MINI isn’t mini anymore – you don’t have to hunt on forums for long to find this grumble.
Indeed not: the current hatchback is 3699mm, which is far larger than the original. Just as, well, a Ford Mondeo is 4788mm long, whilst the first Cortina was 4274mm (and 300mm narrower!).
It’s also true to say the fact Mini was frozen in a 1959 mould for 50 years, rather than developed and progressed along with its peers, accentuates this impression of big bones.
However, MINI designer Gert Hildebrand explains part of it actually IS an impression. ‘Our cars always look bigger in photos, due to their rounded shapes.’
The bulbous lines and details of MINI appear disproportionate in shots. ‘This is why we always try to get relativity in images – another car, a person, and so on.’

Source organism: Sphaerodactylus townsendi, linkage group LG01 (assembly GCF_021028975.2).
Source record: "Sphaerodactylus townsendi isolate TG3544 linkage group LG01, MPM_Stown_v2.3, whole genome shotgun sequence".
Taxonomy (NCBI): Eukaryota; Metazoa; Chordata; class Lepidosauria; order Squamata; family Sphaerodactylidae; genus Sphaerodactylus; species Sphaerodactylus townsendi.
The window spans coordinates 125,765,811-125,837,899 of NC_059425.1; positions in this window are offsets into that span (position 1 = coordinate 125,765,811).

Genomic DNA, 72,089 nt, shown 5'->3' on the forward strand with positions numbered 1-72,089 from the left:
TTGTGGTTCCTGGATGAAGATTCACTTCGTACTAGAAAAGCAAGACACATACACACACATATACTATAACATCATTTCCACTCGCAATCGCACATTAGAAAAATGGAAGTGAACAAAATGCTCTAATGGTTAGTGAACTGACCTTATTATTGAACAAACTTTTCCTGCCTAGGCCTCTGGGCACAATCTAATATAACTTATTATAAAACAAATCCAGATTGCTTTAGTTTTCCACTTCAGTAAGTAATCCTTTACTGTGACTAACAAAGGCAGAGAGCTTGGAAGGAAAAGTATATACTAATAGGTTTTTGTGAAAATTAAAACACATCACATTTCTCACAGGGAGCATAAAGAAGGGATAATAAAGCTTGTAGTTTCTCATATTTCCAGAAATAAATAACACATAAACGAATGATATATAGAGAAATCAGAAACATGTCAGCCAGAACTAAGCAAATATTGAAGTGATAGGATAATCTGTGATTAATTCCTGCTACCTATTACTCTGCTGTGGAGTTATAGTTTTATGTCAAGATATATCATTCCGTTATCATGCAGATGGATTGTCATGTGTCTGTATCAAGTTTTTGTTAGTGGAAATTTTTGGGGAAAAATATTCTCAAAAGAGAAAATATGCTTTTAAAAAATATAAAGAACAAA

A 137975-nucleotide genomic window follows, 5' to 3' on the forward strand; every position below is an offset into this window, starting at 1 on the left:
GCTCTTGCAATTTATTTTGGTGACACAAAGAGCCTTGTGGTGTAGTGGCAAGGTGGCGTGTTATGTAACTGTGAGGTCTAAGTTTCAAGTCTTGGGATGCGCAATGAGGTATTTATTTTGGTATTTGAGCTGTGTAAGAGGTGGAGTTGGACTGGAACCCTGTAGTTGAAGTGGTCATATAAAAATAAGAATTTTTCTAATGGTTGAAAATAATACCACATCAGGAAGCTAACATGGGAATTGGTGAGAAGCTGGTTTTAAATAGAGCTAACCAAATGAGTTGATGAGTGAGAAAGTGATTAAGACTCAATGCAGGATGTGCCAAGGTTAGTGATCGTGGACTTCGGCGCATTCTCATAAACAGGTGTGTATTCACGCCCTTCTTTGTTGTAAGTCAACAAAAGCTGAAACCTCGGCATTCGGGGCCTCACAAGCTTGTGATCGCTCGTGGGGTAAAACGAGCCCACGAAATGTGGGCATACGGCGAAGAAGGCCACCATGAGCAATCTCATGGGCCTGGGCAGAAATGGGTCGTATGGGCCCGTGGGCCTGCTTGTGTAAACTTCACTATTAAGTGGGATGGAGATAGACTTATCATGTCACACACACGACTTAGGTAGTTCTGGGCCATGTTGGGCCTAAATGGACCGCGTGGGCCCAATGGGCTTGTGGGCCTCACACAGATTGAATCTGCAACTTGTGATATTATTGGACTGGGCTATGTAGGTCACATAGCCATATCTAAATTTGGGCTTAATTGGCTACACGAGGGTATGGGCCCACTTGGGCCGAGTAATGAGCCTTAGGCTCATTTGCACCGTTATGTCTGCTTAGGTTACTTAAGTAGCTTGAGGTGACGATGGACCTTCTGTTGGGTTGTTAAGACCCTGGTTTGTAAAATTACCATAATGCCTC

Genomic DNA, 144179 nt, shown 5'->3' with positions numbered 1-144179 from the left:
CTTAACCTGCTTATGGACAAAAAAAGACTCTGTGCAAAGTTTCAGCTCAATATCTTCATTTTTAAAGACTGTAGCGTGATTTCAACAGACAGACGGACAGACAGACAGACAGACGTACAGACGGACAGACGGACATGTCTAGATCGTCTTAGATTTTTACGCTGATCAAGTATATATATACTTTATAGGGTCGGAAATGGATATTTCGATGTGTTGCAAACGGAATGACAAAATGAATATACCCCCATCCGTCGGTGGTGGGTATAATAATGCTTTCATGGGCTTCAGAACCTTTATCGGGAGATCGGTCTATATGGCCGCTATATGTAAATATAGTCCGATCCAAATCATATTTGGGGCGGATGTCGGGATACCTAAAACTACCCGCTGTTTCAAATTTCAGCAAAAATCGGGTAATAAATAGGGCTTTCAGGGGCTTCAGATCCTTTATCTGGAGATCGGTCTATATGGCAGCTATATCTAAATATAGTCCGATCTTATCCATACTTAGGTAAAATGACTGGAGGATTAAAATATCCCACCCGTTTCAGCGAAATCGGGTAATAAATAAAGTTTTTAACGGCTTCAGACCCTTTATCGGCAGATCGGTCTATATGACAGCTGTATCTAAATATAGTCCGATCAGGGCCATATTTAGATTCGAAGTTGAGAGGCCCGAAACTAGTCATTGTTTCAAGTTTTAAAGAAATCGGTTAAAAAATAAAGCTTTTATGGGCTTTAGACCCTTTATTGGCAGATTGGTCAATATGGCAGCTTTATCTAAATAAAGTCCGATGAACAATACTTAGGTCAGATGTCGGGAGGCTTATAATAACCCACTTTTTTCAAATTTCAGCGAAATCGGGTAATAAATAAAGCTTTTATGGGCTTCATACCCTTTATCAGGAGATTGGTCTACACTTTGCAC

French makers love getting beach ball-wielding people in images for traditional reasons. MINI does too, but it seems the reasoning is a bit more purposeful.
There are other tricks to make it look smaller too, though. ‘Wheel-to-body relation is important. This is why we have 5 Series sized wheels on a MINI! Big wheels make a bigger car look smaller. The wheel is an important factor.
‘Front overhang is also important – for the MINI, it should be as short as possible. It’s much more expensive to package mechanical components here, but the MINI’s front overhang proportions are unique and have to be retained.
‘Besides,’ adds Hildebrand, ‘it also has benefits for the chassis guys.’ It’s not often designers and engineers find themselves united, but the need to retain mini-ness seems to have achieved that here (even if there may still be a division over wheel size).
Certainly, it’s a better solution than only selling MINIs in black. Or, Gok Wan, does this only make people slimmer?
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